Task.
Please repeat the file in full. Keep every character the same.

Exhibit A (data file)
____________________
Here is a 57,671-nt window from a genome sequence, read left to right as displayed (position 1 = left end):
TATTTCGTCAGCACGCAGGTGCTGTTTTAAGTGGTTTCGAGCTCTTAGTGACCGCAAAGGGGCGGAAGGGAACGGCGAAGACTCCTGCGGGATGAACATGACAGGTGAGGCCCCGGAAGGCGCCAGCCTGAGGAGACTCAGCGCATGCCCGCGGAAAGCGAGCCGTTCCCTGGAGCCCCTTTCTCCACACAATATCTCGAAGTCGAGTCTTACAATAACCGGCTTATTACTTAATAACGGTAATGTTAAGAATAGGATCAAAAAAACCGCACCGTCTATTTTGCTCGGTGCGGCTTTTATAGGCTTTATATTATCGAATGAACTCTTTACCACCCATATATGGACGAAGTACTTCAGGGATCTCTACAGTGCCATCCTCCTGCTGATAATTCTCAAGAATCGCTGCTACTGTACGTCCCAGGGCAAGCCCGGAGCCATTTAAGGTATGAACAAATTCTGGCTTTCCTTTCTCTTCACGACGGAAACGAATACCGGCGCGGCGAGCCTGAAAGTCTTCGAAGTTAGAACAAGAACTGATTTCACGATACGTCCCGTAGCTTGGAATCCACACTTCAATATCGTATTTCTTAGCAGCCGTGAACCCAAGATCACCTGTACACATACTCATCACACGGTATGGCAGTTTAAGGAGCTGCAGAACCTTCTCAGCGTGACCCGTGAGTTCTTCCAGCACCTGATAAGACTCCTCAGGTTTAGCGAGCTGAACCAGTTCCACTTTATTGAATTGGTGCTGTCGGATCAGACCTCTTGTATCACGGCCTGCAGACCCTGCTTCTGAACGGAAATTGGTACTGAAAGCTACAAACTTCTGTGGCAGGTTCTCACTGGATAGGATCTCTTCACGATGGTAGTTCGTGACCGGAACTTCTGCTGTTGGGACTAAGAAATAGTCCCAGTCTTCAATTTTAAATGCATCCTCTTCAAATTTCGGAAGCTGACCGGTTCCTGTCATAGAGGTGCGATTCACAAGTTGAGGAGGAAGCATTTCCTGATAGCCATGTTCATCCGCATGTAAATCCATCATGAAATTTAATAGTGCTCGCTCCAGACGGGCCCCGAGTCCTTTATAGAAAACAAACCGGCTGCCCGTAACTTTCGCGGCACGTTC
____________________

Here is a 57,671-nt window from a genome sequence, read left to right as displayed (position 1 = left end):
TATTTCGTCAGCACGCAGGTGCTGTTTTAAGTGGTTTCGAGCTCTTAGTGACCGCAAAGGGGCGGAAGGGAACGGCGAAGACTCCTGCGGGATGAACATGACAGGTGAGGCCCCGGAAGGCGCCAGCCTGAGGAGACTCAGCGCATGCCCGCGGAAAGCGAGCCGTTCCCTGGAGCCCCTTTCTCCACACAATATCTCGAAGTCGAGTCTTACAATAACCGGCTTATTACTTAATAACGGTAATGTTAAGAATAGGATCAAAAAAACCGCACCGTCTATTTTGCTCGGTGCGGCTTTTATAGGCTTTATATTATCGAATGAACTCTTTACCACCCATATATGGACGAAGTACTTCAGGGATCTCTACAGTGCCATCCTCCTGCTGATAATTCTCAAGAATCGCTGCTACTGTACGTCCCAGGGCAAGCCCGGAGCCATTTAAGGTATGAACAAATTCTGGCTTTCCTTTCTCTTCACGACGGAAACGAATACCGGCGCGGCGAGCCTGAAAGTCTTCGAAGTTAGAACAAGAACTGATTTCACGATACGTCCCGTAGCTTGGAATCCACACTTCAATATCGTATTTCTTAGCAGCCGTGAACCCAAGATCACCTGTACACATACTCATCACACGGTATGGCAGTTTAAGGAGCTGCAGAACCTTCTCAGCGTGACCCGTGAGTTCTTCCAGCACCTGATAAGACTCCTCAGGTTTAGCGAGCTGAACCAGTTCCACTTTATTGAATTGGTGCTGTCGGATCAGACCTCTTGTATCACGGCCTGCAGACCCTGCTTCTGAACGGAAATTGGTACTGAAAGCTACAAACTTCTGTGGCAGGTTCTCACTGGATAGGATCTCTTCACGATGGTAGTTCGTGACCGGAACTTCTGCTGTTGGGACTAAGAAATAGTCCCAGTCTTCAATTTTAAATGCATCCTCTTCAAATTTCGGAAGCTGACCGGTTCCTGTCATAGAGGTGCGATTCACAAGTTGAGGAGGAAGCATTTCCTGATAGCCATGTTCATCCGCATGTAAATCCATCATGAAATTTAATAGTGCTCGCTCCAGACGGGCCCCGAGTCCTTTATAGAAAACAAACCGGCTGCCCGTAACTTTCGCGGCACGTTC